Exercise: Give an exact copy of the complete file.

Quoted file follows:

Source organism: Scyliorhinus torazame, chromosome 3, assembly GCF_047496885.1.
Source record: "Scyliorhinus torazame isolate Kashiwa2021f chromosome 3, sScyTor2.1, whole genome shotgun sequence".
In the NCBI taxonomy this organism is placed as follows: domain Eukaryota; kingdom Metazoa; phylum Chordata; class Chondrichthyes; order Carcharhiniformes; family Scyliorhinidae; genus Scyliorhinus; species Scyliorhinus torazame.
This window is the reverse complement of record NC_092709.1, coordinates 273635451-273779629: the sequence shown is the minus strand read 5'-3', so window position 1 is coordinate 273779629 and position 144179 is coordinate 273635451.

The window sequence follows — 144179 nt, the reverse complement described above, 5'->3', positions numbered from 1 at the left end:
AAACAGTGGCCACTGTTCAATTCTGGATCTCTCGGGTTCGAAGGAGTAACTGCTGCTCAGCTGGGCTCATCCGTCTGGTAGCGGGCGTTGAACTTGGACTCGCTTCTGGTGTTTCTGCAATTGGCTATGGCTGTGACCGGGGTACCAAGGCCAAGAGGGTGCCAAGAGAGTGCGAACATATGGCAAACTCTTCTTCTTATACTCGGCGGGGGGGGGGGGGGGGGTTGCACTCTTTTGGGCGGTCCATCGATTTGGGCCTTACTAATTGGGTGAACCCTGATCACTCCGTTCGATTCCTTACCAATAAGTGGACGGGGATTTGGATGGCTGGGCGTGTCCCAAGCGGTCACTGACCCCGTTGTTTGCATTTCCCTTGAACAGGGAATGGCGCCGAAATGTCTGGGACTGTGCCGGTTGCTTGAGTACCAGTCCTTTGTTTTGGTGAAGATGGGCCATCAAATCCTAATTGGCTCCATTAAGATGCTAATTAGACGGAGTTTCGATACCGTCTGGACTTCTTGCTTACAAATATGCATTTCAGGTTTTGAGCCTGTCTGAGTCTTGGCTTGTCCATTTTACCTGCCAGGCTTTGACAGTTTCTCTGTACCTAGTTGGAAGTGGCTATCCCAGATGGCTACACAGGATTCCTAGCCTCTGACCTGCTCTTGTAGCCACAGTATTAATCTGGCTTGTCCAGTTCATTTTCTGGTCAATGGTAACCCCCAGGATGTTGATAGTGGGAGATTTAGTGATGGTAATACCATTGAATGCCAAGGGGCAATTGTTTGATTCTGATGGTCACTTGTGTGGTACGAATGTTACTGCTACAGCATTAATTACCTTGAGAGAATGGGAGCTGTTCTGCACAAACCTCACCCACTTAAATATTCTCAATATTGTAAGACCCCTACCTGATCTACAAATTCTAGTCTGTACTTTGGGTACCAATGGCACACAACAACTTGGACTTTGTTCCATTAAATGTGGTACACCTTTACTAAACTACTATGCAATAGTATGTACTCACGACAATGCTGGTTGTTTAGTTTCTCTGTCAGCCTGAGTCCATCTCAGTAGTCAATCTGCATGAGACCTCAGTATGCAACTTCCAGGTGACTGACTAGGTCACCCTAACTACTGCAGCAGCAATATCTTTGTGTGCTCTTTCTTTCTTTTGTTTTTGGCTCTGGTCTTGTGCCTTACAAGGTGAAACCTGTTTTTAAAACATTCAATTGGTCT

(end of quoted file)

Source organism: Scyliorhinus torazame, chromosome 3, assembly GCF_047496885.1.
Source record: "Scyliorhinus torazame isolate Kashiwa2021f chromosome 3, sScyTor2.1, whole genome shotgun sequence".
In the NCBI taxonomy this organism is placed as follows: domain Eukaryota; kingdom Metazoa; phylum Chordata; class Chondrichthyes; order Carcharhiniformes; family Scyliorhinidae; genus Scyliorhinus; species Scyliorhinus torazame.
This window is the reverse complement of record NC_092709.1, coordinates 273635451-273779629: the sequence shown is the minus strand read 5'-3', so window position 1 is coordinate 273779629 and position 144179 is coordinate 273635451.

The window sequence follows — 144179 nt, the reverse complement described above, 5'->3', positions numbered from 1 at the left end:
AAACAGTGGCCACTGTTCAATTCTGGATCTCTCGGGTTCGAAGGAGTAACTGCTGCTCAGCTGGGCTCATCCGTCTGGTAGCGGGCGTTGAACTTGGACTCGCTTCTGGTGTTTCTGCAATTGGCTATGGCTGTGACCGGGGTACCAAGGCCAAGAGGGTGCCAAGAGAGTGCGAACATATGGCAAACTCTTCTTCTTATACTCGGCGGGGGGGGGGGGGGGGGTTGCACTCTTTTGGGCGGTCCATCGATTTGGGCCTTACTAATTGGGTGAACCCTGATCACTCCGTTCGATTCCTTACCAATAAGTGGACGGGGATTTGGATGGCTGGGCGTGTCCCAAGCGGTCACTGACCCCGTTGTTTGCATTTCCCTTGAACAGGGAATGGCGCCGAAATGTCTGGGACTGTGCCGGTTGCTTGAGTACCAGTCCTTTGTTTTGGTGAAGATGGGCCATCAAATCCTAATTGGCTCCATTAAGATGCTAATTAGACGGAGTTTCGATACCGTCTGGACTTCTTGCTTACAAATATGCATTTCAGGTTTTGAGCCTGTCTGAGTCTTGGCTTGTCCATTTTACCTGCCAGGCTTTGACAGTTTCTCTGTACCTAGTTGGAAGTGGCTATCCCAGATGGCTACACAGGATTCCTAGCCTCTGACCTGCTCTTGTAGCCACAGTATTAATCTGGCTTGTCCAGTTCATTTTCTGGTCAATGGTAACCCCCAGGATGTTGATAGTGGGAGATTTAGTGATGGTAATACCATTGAATGCCAAGGGGCAATTGTTTGATTCTGATGGTCACTTGTGTGGTACGAATGTTACTGCTACAGCATTAATTACCTTGAGAGAATGGGAGCTGTTCTGCACAAACCTCACCCACTTAAATATTCTCAATATTGTAAGACCCCTACCTGATCTACAAATTCTAGTCTGTACTTTGGGTACCAATGGCACACAACAACTTGGACTTTGTTCCATTAAATGTGGTACACCTTTACTAAACTACTATGCAATAGTATGTACTCACGACAATGCTGGTTGTTTAGTTTCTCTGTCAGCCTGAGTCCATCTCAGTAGTCAATCTGCATGAGACCTCAGTATGCAACTTCCAGGTGACTGACTAGGTCACCCTAACTACTGCAGCAGCAATATCTTTGTGTGCTCTTTCTTTCTTTTGTTTTTGGCTCTGGTCTTGTGCCTTACAAGGTGAAACCTGTTTTTAAAACATTCAATTGGTCT